By Craig van Rooyen

Featured Art: Flowers of a Hundred Worlds (Momoyogusa): Wisteria (Fuji) by Kamisaka Sekka 神坂 雪佳

In a strange city this afternoon, I looked for myself
on a cart of bargain books. I recognized
my mother’s faith and thrift in “Macrame for Dummies,”
and bought the book for 50 cents.
I recognized my father’s dark devotion
in a tattered copy of “My Utmost For His Highest.”
I fanned the pages with a thumb, felt
the dank breath of the Holy Ghost,
and put it down. I was not there. Not in
“Seven Habits Of Ecstatic Gurus.” Not in
“How To Pick Up Pretty Women With An Ugly Dog”
or “Twitterpated: An Instruction Manual
For Self-Discovery In 140 Characters Or Less.”

On the corner, a quartet of starving students played
“Let’s Get Lost,” faking it in the way of the talented young
winking with their instruments at the business casuals
waiting for a bus. Art is about loss,
they seemed to play. Can you dig it, man?
And I can—suddenly 47 and away from familiar signs,
too old to be discovered; too young to be invisible,
sitting in Union Square under
the lifted tail and muscular haunches of
George Washington’s horse—its neck arched under rein,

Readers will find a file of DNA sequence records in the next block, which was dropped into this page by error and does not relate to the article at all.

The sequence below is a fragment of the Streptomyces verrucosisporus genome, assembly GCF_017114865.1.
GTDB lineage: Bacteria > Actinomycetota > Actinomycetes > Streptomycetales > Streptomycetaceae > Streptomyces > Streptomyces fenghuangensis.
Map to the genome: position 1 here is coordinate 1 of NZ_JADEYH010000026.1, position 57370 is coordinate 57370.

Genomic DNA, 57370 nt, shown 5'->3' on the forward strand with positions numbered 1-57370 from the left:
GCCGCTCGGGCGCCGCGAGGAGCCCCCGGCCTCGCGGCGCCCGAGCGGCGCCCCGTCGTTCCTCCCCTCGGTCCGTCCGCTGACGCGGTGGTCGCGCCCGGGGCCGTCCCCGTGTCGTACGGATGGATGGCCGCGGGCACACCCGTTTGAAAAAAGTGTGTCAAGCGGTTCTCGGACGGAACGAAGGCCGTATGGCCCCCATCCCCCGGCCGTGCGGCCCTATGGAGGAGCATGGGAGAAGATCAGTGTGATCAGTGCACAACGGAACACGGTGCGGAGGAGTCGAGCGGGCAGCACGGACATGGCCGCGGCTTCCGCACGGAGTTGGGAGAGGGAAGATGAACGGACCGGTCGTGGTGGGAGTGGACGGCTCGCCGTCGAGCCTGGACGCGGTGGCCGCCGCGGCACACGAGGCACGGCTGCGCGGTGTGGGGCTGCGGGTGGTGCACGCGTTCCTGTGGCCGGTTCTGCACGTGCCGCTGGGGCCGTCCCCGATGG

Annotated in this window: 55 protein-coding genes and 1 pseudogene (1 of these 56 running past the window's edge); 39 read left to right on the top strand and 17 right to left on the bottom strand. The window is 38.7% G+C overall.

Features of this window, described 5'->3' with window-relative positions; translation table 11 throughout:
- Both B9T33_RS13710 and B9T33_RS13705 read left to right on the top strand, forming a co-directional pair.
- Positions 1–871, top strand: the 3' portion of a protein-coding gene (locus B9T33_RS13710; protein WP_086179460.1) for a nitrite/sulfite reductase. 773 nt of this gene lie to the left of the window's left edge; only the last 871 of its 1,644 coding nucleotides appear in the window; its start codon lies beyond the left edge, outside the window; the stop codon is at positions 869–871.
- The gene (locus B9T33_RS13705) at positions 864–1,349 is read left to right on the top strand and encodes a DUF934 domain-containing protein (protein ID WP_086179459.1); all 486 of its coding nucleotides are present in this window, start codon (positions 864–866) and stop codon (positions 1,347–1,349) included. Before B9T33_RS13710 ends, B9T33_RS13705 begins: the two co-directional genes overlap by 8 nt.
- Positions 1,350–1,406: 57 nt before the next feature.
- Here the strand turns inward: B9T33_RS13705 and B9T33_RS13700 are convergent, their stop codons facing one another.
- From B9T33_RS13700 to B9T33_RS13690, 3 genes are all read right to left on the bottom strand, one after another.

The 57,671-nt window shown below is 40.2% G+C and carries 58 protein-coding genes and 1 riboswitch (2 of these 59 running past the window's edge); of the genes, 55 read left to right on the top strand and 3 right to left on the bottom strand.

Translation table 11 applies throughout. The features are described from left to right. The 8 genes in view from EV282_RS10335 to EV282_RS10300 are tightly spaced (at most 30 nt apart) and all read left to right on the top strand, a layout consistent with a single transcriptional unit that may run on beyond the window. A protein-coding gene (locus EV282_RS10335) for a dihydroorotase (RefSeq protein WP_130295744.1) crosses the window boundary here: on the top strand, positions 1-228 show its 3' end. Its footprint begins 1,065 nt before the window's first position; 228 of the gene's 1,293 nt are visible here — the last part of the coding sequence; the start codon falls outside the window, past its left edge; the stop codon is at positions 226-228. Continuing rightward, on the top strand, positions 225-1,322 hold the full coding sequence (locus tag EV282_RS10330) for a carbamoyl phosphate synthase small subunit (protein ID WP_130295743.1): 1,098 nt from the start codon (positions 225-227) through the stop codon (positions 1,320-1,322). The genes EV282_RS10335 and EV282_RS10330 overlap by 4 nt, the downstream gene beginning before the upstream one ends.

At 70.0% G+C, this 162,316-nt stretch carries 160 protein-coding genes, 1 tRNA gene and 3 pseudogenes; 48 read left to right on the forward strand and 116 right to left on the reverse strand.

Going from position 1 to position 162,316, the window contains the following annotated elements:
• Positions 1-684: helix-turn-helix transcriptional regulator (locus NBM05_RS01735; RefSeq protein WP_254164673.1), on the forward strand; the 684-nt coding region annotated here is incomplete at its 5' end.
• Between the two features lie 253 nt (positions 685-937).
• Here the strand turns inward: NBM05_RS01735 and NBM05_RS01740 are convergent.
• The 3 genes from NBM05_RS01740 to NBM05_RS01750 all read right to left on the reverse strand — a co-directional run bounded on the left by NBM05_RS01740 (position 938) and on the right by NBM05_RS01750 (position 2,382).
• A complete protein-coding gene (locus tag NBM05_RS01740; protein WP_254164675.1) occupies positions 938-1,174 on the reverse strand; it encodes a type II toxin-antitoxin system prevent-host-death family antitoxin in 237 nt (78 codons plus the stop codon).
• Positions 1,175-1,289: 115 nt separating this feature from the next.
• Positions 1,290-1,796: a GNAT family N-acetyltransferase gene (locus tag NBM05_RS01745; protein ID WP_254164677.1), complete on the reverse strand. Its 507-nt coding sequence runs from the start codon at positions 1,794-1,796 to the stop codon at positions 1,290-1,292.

fighting to cross East 17th to Forever 21.
Valley Forge behind, knowing not
where he’s going next, our country’s father
(in this bronzed moment) is surely unable to predict
his journey’s end: in bed with a cold, bled to death
by four doctors earnestly trying to save him.
I’m happy to sit in his moon-shadow for now,
park lamps blinking on, smell of goat cheese and ganja
finding my nose, trying not to listen to the soft clicking
next to me as two young people introduce
their oral piercings in the dark. Across the way,
the girl with the Mohawk stops playing her bongo drum
to tell a friend about a rainbow brother who saved her
in the Bronx. Took me in and we smoked a bowl—
no questions asked, no strings attached.
On the corner,
a street preacher finds his voice, improvising his holy rant
on a theme of goats and sheep, dividing us into lost and saved.
We’re all both, I want to tell him, cycling through a life-long
game of hide and seek. Even me—sitting under Washington’s
horse’s ass, smoking the flare of my guilty Marlboro
to the filter and feeling the city turn on around me—
a lost coin burning to be found.

Craig van Rooyen is the winner of the 2014 Rattle Poetry Prize. His work has appeared recently in Southern Poetry Review, Willow Springs, Rattle, New Ohio Review, PANK, and elsewhere. He is a student in the MFA program at Pacific University.

Originally published in NOR 18: Fall 2015

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